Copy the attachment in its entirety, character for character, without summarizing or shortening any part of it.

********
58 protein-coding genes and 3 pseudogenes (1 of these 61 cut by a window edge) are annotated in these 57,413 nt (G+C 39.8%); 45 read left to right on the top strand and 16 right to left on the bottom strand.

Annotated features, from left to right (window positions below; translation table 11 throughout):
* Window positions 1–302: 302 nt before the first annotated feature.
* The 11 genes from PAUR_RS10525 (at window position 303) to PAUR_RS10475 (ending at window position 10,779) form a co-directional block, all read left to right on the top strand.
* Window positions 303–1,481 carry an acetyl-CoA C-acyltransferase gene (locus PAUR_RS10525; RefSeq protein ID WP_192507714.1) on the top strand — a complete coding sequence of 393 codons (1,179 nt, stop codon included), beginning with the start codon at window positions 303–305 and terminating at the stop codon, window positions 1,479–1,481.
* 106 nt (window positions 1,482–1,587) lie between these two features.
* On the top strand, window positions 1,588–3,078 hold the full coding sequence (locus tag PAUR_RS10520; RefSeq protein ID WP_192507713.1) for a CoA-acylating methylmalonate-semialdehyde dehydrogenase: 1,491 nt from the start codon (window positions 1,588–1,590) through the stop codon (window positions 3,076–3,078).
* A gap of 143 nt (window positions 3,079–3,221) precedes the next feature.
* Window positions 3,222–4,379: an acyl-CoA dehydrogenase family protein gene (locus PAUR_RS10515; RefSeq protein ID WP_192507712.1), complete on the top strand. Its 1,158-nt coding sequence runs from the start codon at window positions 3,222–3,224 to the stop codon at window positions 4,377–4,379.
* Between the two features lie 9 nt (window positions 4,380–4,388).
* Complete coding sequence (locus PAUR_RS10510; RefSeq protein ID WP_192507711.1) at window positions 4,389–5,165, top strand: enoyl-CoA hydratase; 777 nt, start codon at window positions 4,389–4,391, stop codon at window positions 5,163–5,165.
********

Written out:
58 protein-coding genes and 3 pseudogenes (1 of these 61 cut by a window edge) are annotated in these 57,413 nt (G+C 39.8%); 45 read left to right on the top strand and 16 right to left on the bottom strand.

Annotated features, from left to right (window positions below; translation table 11 throughout):
* Window positions 1–302: 302 nt before the first annotated feature.
* The 11 genes from PAUR_RS10525 (at window position 303) to PAUR_RS10475 (ending at window position 10,779) form a co-directional block, all read left to right on the top strand.
* Window positions 303–1,481 carry an acetyl-CoA C-acyltransferase gene (locus PAUR_RS10525; RefSeq protein ID WP_192507714.1) on the top strand — a complete coding sequence of 393 codons (1,179 nt, stop codon included), beginning with the start codon at window positions 303–305 and terminating at the stop codon, window positions 1,479–1,481.
* 106 nt (window positions 1,482–1,587) lie between these two features.
* On the top strand, window positions 1,588–3,078 hold the full coding sequence (locus tag PAUR_RS10520; RefSeq protein ID WP_192507713.1) for a CoA-acylating methylmalonate-semialdehyde dehydrogenase: 1,491 nt from the start codon (window positions 1,588–1,590) through the stop codon (window positions 3,076–3,078).
* A gap of 143 nt (window positions 3,079–3,221) precedes the next feature.
* Window positions 3,222–4,379: an acyl-CoA dehydrogenase family protein gene (locus PAUR_RS10515; RefSeq protein ID WP_192507712.1), complete on the top strand. Its 1,158-nt coding sequence runs from the start codon at window positions 3,222–3,224 to the stop codon at window positions 4,377–4,379.
* Between the two features lie 9 nt (window positions 4,380–4,388).
* Complete coding sequence (locus PAUR_RS10510; RefSeq protein ID WP_192507711.1) at window positions 4,389–5,165, top strand: enoyl-CoA hydratase; 777 nt, start codon at window positions 4,389–4,391, stop codon at window positions 5,163–5,165.